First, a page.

The sense of being lost arises because this seeking for boundaries is how we (human and canine) develop our moral compasses — the implicit and unspoken rules that define the boundaries of our lives together.
This mapping out of boundaries takes time. Anyone who’s raised a child understands this. We spend thousands of hours of time with our children patiently explaining the whys and whos and whats and wherefores of life. So why then, do so many of us expect our dogs to spring forth from their dam’s womb not only understanding complete sentences in English, but also being pre-programmed with an innate understanding of the rules and rites and oddities of our day to day lives?
Back in June I attended a workshop put on by Kayce Cover. The thing that struck me most about her work is how strongly it resembles the instructional interactions between a parent and child. She demonstrated targeting skills by naming and touching different body parts. She taught motor commands partly by encouraging copy cat behavior while naming actions. It was like watching a gifted, charming and somewhat odd preschool teacher work with dogs and horses instead of toddlers. Brilliant.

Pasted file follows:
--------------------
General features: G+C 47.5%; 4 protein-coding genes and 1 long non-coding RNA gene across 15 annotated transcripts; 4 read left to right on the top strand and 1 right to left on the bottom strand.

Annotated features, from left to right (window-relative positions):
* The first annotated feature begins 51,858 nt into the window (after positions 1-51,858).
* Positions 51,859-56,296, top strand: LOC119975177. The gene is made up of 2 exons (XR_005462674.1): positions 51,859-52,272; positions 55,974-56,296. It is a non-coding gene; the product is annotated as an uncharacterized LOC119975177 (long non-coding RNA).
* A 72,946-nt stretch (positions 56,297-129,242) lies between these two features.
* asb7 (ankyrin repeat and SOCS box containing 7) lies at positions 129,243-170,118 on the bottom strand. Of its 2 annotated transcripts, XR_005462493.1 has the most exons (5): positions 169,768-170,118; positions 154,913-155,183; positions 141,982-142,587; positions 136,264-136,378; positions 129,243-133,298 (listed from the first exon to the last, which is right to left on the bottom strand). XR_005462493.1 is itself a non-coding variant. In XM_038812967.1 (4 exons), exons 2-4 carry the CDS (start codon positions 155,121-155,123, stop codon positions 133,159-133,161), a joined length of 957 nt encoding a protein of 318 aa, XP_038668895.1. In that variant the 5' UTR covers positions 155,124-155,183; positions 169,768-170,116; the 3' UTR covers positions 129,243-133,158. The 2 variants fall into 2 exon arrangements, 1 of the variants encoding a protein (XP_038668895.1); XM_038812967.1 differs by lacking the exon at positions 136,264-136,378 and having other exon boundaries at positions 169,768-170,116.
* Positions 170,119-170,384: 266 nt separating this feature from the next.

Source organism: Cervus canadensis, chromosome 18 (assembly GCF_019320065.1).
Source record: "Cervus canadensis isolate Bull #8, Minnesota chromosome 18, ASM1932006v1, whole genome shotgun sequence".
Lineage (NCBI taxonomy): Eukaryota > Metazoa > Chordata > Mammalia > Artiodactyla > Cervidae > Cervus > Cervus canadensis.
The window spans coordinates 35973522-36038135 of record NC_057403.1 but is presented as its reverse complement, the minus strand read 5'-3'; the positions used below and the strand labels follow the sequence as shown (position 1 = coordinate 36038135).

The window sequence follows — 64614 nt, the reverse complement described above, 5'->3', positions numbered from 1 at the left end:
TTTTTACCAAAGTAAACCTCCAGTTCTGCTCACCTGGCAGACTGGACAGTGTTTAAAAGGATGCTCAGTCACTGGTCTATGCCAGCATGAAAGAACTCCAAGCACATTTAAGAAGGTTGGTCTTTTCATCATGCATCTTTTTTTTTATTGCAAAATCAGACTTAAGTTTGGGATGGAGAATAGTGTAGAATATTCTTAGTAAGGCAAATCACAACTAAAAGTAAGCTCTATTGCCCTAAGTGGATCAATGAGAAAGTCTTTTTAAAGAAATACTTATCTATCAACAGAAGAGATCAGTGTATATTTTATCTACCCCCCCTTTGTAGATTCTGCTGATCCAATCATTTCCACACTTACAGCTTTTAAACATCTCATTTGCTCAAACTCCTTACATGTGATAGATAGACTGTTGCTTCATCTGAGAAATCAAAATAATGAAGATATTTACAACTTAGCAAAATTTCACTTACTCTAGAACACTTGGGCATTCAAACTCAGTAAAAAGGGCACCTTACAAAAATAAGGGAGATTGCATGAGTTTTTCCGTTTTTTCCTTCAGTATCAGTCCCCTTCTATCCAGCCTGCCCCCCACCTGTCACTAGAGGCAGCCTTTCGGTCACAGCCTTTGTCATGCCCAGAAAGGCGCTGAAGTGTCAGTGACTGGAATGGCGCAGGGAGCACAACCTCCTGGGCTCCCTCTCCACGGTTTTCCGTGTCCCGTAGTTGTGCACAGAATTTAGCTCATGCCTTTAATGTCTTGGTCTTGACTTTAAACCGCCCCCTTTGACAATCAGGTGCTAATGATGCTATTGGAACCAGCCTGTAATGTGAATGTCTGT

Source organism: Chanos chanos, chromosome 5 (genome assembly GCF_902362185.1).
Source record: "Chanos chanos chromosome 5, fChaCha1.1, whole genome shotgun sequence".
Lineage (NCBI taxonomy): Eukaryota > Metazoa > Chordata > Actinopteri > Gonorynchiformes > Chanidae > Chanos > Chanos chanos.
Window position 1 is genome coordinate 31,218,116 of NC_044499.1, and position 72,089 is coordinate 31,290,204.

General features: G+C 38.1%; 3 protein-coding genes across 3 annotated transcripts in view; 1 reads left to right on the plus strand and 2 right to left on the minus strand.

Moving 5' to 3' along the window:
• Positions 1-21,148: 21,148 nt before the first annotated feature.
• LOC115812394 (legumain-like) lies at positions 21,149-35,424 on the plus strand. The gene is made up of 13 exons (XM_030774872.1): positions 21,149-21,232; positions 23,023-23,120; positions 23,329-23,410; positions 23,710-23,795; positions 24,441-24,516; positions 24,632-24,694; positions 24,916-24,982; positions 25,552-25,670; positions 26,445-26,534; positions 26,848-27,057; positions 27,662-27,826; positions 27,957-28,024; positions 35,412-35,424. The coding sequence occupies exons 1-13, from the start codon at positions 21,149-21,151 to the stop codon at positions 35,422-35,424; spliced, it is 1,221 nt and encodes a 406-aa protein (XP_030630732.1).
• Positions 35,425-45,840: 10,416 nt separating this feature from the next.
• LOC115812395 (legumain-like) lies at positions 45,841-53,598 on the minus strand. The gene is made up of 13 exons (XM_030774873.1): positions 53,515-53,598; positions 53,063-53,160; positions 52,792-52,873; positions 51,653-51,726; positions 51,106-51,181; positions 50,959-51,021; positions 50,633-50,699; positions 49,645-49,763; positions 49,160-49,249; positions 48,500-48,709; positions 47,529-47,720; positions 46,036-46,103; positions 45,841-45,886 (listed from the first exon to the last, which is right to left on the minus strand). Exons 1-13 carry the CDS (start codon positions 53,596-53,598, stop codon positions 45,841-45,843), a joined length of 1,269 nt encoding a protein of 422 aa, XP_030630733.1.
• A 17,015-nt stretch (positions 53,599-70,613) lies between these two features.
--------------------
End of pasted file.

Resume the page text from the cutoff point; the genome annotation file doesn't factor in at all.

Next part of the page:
So why is it that, in a time when many of us refer to our dogs as ‘kids’, that we do not make this kind of effort in explaining the world to them? Have we become so terrified of our own power that we cannot accept the sobering responsibility of simply being able to say no?
This just in from the LA Times: